What? Do even Latin American caudillos die? Apparently, according to the latest and last medical bulletin on the health (or lack thereof) of Hugo Chavez, perpetually re-electable president of Venezuela.
No doubt many Venezuelans are grieving at the news that he has proven mortal.
It ought to be quite a wake or celebration, depending on which Venezuelans are observing the occasion. No doubt those of both persuasions will be sincere, as many Russians mourned the death of their generalissimo when Stalin left this vale of tears he had done so much to make even tearier. While others breathed a (very) quiet sigh of relief, mindful that the secret police were still watching. Two news items may exemplify the gulf that Hugo Chavez, always a polarizing figure, leaves behind:
-- "I feel a sorrow so big I can't speak," said Yamilina Barrios, a 39-year-old clerk who works in the Ministry of Industry, her face covered in tears. "He was the best this country had," she said, disconsolately weeping. "I adore him.''
Wherever there are despots on the rise, there will be those swept away by their admiration for El Jefe and the New Order he promises. They may not notice the shuttered newspapers, the mobs ready to do his bidding. Anybody who protests just doesn't understand that, to make an omelet, you have to break eggs. Maybe a lot of them.
-- Near the Supreme Court building in Caracas, a group of student protesters had been demonstrating for a week, demanding that the government be more open about the state of the president's health. As the news of his death spread, a group of masked, helmeted men drove by. Brandishing pistols, they stopped long enough to attack the students and break up their encampment. Then they went roaring off without identifying themselves. Wherever there are dictatorships in the making, there are storm troopers.
That mob scene was all too typical of the intimidation with which Hugo Chavez and brutal company ruled his fiefdom. His idea of democracy was typified by his third and, of course, successful re-election campaign: The opposition got three minutes of television time a day, while El Comandante commandeered all the air time he wanted, any day any hour, 24/7.
No petrodictator was ever so careful to observe the electoral rules and regulations after he had thoroughly jimmied them in his favor. Literally. Since a former American president, the ever-gullible and ever-incompetent Jimmy Carter himself, certified the colonel's election to a fourth term as just fine and dandy and fair all around. If old Dante Alighieri were updating his "Inferno," surely he would reserve a special place for those idealistic who do not do evil themselves but lend their enthusiastic support to those who do.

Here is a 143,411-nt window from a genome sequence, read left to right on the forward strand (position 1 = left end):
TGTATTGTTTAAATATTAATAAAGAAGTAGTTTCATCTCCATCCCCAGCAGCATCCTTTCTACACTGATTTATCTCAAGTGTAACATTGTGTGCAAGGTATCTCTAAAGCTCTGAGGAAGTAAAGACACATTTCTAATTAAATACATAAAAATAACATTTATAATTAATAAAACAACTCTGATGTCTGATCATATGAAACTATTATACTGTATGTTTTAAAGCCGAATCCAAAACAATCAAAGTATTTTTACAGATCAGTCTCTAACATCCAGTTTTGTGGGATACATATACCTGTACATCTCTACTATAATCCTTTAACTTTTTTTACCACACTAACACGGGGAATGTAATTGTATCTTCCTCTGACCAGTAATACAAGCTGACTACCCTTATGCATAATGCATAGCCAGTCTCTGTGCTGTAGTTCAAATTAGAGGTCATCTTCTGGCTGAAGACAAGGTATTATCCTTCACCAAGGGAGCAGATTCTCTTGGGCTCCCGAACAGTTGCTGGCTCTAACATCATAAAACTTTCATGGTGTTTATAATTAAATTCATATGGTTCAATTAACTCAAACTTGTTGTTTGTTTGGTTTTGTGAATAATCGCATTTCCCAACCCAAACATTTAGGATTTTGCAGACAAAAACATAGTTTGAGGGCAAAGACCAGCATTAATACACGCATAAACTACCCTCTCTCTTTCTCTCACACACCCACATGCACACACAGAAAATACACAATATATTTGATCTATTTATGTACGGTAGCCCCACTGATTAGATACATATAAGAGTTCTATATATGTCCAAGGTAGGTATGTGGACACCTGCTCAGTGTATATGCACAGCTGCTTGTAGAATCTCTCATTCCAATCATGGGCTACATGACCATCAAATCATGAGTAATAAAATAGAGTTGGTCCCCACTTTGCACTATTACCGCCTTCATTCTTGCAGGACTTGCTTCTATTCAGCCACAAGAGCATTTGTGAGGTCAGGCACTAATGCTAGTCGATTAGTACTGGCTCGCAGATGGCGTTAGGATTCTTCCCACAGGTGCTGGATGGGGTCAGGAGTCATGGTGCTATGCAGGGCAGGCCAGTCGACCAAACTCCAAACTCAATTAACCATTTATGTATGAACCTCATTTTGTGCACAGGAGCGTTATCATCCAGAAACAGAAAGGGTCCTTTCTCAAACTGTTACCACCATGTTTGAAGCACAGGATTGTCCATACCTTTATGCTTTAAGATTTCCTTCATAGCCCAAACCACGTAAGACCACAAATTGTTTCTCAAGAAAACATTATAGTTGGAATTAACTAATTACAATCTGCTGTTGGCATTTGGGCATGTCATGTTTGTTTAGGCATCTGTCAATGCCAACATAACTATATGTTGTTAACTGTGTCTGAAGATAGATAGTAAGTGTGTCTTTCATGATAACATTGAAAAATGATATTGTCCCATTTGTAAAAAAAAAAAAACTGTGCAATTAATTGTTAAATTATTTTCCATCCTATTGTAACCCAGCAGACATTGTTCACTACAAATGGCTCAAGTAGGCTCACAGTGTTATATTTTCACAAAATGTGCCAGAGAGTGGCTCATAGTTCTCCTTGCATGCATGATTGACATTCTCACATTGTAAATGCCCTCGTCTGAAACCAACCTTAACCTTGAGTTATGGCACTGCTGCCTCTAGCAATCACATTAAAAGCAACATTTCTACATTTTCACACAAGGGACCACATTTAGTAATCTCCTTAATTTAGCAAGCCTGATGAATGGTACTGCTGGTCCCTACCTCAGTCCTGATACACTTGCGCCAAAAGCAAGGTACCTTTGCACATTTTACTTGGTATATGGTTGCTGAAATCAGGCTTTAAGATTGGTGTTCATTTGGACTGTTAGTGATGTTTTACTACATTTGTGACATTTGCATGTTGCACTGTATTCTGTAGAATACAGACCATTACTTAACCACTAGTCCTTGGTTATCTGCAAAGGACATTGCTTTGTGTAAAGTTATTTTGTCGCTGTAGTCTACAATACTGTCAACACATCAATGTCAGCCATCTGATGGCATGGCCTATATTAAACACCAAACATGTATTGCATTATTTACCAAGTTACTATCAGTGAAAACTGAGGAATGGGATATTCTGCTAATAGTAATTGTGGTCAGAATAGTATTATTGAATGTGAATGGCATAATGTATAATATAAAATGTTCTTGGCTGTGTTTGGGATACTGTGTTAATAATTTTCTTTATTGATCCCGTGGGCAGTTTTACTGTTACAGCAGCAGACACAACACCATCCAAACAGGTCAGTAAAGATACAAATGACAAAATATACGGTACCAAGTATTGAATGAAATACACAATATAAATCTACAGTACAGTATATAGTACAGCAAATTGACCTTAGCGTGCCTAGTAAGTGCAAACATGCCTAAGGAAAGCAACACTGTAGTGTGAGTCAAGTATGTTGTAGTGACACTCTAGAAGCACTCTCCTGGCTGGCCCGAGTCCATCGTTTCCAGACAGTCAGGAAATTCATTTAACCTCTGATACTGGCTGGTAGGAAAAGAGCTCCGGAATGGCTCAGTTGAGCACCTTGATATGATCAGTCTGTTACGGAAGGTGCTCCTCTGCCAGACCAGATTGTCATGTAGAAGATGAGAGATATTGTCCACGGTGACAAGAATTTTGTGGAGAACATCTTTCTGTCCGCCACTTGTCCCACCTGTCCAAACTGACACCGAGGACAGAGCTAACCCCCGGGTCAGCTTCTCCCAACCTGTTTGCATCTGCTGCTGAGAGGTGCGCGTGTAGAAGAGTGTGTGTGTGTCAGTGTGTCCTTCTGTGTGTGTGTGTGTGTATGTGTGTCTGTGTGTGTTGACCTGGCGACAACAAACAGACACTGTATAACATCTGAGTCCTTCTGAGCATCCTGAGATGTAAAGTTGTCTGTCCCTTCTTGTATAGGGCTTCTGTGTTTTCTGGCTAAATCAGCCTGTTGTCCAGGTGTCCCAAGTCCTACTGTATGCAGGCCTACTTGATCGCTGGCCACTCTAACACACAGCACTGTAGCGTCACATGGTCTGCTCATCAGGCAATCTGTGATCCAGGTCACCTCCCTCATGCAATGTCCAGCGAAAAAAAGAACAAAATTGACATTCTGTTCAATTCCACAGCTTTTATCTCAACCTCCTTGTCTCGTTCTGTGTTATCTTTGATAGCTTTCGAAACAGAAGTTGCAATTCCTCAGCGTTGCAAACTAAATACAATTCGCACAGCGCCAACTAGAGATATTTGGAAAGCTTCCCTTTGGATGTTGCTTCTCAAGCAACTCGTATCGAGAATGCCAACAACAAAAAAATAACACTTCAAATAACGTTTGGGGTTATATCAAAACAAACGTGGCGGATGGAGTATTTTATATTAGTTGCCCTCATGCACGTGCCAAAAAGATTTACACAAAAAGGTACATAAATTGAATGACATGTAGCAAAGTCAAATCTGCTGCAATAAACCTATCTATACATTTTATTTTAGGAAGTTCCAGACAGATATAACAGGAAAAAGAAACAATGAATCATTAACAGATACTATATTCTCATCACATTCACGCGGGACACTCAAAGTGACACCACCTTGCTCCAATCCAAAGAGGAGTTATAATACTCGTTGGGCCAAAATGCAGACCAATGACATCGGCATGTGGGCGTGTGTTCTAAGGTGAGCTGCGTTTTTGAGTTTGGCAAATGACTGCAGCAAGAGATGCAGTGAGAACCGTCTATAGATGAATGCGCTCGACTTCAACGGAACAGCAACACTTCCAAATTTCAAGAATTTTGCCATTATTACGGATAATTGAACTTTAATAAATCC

Comrade Lenin was said to have had a term for such Western types: useful idiots. Hugo Chavez attracted many of them, too, especially in Hollywood and other cultural capitals of groupthink. Fellow travelers did not disappear with the Cold War; they just got a new hero and a new ideology: Chavismo.
Now is not the time, nor is this the place for instant evaluations, or even a comprehensive one, of Comandante Chavez's tumultuous rise and reign. There will be plenty of opportunity for political post-mortems. Let us wait and let Clio, muse of history, lend her perspective. Now is the time to sit back and enjoy the show. For nothing can be livelier than a long-awaited state funeral.
To quote an observation from "Evita," a musical that remains as up-to-date as the latest dictatorship:
Oh what a circus! Oh what a show!
Argentina has gone to town
Over the death of an actress called Eva Peron
We've all gone crazy
Mourning all day and mourning all night
Falling over ourselves to get all of the misery right
Oh what an exit! That's how to go!